From the outset in the study and practice of law, pessimism is our strongest suit and if you think about it the more pessimistic you are the more successful you are in law. However this is one of the biggest downfalls as we feel trapped in where we are, caught on a treadmill running like crazy and going nowhere. Many of my colleagues who went into private practice complained about the long hours of work from the outset and how stressed their families were and to be frank this adds to the stress on yourself as a practicing lawyer, doing your articles also isolates you as you are generally confined to a back room and your interaction with people in general is minimal to say the least and the research you need to do is boring and you still need to be absolutely methodical in what you are doing, because heaven help you if you make a mistake and a case is lost because of it. One of the most stifling aspects of the law I found was not being able to make simple decisions in many matters particularly at junior level and this builds an incredible frustration as the 'yes sir no sir' automaton is extremely difficult to follow since you are implementing someone else's viewpoint. Have you ever noticed how we put up with this as our thinking is always we need to get through this and it will be better when we advance through the ranks? This adds a lot of fuel to the fire and suddenly you are well onto the road of becoming an unhappy lawyer. As the years have passed the law has become a win and lose game. The general question asked by a member of the public in difficulty is "I need a good lawyer" and by good let's be frank they mean someone who is going to win for them. So we are more and more thrown into situations of great conflict and if we lose then we are no good. To succeed we need to win every time we represent a client, try to live up to this expectation everyday. This adversarial situation then gives rise to feelings of me against them even in the practice you are involved in and you feel that you alone are carrying the ball.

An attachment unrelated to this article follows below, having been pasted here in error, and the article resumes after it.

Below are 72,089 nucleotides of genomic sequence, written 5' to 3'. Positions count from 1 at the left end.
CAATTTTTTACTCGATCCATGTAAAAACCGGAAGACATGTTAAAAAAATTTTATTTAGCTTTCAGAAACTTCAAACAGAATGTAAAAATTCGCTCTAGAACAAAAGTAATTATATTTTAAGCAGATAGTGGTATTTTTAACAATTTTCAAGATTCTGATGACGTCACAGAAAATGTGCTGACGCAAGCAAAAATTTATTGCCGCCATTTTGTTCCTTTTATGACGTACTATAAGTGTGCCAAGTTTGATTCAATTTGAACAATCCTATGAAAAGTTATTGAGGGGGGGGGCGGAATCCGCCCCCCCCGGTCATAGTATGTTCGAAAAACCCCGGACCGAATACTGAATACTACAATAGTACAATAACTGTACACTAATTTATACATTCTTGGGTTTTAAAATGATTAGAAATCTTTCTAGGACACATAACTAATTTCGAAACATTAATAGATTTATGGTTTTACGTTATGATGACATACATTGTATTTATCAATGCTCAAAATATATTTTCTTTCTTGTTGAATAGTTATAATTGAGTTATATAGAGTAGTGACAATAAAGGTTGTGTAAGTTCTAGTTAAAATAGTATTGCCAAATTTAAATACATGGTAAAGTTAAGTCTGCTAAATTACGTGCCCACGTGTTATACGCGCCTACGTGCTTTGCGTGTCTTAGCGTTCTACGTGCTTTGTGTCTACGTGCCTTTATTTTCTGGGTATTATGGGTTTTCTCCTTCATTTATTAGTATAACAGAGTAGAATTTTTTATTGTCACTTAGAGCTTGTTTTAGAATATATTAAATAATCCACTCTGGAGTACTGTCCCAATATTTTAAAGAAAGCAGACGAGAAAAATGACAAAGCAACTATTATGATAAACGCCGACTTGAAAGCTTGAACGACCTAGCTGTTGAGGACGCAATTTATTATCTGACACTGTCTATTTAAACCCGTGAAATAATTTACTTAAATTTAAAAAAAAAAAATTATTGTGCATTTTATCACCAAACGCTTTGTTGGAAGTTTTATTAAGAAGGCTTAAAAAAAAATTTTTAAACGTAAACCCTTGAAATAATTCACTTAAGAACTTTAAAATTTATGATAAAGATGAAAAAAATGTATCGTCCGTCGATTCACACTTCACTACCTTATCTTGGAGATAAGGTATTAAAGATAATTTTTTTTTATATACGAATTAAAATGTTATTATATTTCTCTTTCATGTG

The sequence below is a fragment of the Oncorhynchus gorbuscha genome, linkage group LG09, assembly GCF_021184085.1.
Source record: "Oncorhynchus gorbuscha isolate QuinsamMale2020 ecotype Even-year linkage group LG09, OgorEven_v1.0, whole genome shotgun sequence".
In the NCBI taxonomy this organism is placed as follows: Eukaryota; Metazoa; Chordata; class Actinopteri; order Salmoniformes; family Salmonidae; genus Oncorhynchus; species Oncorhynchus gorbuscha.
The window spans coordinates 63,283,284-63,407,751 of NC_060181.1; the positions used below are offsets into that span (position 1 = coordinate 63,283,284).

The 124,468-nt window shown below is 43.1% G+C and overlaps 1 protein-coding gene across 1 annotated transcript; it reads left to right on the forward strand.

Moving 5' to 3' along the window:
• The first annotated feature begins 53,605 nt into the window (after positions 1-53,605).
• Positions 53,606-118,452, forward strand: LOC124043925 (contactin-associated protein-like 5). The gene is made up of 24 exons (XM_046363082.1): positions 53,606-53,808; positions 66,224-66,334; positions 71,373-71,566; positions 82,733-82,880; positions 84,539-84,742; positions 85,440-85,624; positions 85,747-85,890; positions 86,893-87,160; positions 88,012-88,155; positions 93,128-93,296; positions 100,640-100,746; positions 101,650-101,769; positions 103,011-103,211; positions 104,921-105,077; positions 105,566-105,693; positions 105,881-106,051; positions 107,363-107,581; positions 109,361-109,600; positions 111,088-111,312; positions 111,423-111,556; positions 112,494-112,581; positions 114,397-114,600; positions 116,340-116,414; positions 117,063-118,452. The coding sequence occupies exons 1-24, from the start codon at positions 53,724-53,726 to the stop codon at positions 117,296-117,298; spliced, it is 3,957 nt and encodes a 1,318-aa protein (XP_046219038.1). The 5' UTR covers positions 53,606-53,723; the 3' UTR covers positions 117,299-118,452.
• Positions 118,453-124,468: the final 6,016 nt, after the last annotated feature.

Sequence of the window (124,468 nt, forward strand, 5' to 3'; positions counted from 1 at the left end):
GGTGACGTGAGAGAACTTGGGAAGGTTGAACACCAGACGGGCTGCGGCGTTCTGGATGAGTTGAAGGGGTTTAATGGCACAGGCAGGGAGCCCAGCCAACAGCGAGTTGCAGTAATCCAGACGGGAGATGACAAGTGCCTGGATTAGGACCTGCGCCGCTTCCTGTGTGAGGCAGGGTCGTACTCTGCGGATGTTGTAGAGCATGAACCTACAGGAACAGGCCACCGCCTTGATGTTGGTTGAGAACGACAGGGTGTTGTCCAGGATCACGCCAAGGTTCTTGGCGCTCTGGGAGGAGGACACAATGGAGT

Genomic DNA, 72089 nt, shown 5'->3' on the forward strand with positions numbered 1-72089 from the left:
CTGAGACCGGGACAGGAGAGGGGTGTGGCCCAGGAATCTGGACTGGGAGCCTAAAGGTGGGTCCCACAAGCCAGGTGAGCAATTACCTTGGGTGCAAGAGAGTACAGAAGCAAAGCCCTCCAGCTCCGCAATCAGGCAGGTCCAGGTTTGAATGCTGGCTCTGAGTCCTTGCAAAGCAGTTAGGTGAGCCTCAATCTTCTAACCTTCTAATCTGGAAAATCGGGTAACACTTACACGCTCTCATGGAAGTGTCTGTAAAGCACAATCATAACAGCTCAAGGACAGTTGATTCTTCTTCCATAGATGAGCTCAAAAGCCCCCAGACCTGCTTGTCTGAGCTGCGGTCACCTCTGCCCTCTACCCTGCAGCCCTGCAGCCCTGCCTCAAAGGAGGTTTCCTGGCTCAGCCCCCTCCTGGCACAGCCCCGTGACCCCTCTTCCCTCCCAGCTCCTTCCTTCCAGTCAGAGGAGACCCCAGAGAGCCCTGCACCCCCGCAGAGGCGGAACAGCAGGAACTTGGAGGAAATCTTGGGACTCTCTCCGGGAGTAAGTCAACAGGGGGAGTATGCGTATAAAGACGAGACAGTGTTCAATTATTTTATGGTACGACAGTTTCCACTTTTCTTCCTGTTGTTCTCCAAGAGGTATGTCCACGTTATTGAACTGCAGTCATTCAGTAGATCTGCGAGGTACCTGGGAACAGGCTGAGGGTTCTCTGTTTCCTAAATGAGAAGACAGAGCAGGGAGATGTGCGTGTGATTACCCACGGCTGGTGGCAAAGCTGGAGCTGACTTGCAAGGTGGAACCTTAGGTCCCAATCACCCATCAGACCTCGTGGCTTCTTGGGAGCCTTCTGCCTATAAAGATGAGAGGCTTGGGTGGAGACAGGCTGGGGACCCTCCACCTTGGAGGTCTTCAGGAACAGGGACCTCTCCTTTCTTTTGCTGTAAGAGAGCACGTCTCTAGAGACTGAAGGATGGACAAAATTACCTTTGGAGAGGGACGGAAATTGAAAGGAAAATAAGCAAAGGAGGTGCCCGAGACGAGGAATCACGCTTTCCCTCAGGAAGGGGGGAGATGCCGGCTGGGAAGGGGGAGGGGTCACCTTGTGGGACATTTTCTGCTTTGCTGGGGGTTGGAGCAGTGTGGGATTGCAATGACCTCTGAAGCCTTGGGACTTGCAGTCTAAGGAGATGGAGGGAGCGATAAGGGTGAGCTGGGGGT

Unhappy lawyer syndrome.

Please be aware, as far as I know, this is not an actual term or medical phrase but it is my personal view. Many of the lawyers I know, myself included, are unhappy lawyers stuck on the treadmill of the law but here's the rub WE ARE HAPPY WITH BEING UNHAPPY and remain stuck where we are. This also happens to large degree due to our ingrained and established pessimism. I mean we are qualified professionals what else can we do?

We also expect perfection in all we do and there is no room for failure as lawyers so whatever can we do? Every job or idea is not worth pursuing as we might fail at what we are doing or that new career is not the perfect one. So once again we fall back into the unhappy lawyer syndrome and stay involved in the same vicious circle. But the law is really the only profession where such high levels of perfection are expected. Take a look at Steve Jobs, a man who dropped out of university, then formed APPLE, was fired by his board and then went on to form two highly successful companies namely NEXT and PIXAR and then was brought back to APPLE, when they were almost bankrupt and formed them into one of the most formidable organisations in the world. From a lawyers point of view he failed and should have been side lined, but his so called failures led to his biggest success.

Unhappy lawyer - What did i do